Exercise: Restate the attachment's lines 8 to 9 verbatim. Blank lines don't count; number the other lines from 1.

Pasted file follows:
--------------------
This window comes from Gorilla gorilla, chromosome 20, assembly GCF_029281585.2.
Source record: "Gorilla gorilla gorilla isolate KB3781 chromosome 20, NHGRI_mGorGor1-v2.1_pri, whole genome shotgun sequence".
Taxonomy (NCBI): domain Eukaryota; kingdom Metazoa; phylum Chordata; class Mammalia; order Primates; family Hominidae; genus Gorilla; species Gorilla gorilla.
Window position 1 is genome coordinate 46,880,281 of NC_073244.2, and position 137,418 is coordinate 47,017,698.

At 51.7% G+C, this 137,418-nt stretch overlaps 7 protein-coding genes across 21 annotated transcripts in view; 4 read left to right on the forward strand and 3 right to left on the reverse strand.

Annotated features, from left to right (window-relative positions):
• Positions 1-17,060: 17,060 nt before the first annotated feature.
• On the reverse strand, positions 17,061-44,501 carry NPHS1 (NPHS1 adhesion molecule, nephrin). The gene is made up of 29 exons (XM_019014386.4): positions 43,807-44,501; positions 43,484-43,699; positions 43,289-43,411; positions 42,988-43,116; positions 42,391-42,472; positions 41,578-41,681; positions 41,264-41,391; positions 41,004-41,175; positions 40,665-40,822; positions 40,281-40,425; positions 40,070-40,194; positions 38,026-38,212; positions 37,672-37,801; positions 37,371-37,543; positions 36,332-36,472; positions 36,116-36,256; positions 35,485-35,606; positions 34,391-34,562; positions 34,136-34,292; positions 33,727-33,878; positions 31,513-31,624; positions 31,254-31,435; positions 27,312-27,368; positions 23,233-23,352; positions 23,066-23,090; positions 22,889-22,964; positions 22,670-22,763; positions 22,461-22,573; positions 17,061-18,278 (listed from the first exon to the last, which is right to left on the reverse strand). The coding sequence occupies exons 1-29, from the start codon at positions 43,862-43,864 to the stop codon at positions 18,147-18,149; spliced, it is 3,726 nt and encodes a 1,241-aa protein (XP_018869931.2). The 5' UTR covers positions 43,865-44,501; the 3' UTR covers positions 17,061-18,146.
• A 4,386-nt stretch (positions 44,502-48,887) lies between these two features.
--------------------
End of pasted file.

• On the reverse strand, positions 17,061-44,501 carry NPHS1 (NPHS1 adhesion molecule, nephrin). The gene is made up of 29 exons (XM_019014386.4): positions 43,807-44,501; positions 43,484-43,699; positions 43,289-43,411; positions 42,988-43,116; positions 42,391-42,472; positions 41,578-41,681; positions 41,264-41,391; positions 41,004-41,175; positions 40,665-40,822; positions 40,281-40,425; positions 40,070-40,194; positions 38,026-38,212; positions 37,672-37,801; positions 37,371-37,543; positions 36,332-36,472; positions 36,116-36,256; positions 35,485-35,606; positions 34,391-34,562; positions 34,136-34,292; positions 33,727-33,878; positions 31,513-31,624; positions 31,254-31,435; positions 27,312-27,368; positions 23,233-23,352; positions 23,066-23,090; positions 22,889-22,964; positions 22,670-22,763; positions 22,461-22,573; positions 17,061-18,278 (listed from the first exon to the last, which is right to left on the reverse strand). The coding sequence occupies exons 1-29, from the start codon at positions 43,862-43,864 to the stop codon at positions 18,147-18,149; spliced, it is 3,726 nt and encodes a 1,241-aa protein (XP_018869931.2). The 5' UTR covers positions 43,865-44,501; the 3' UTR covers positions 17,061-18,146.
• A 4,386-nt stretch (positions 44,502-48,887) lies between these two features.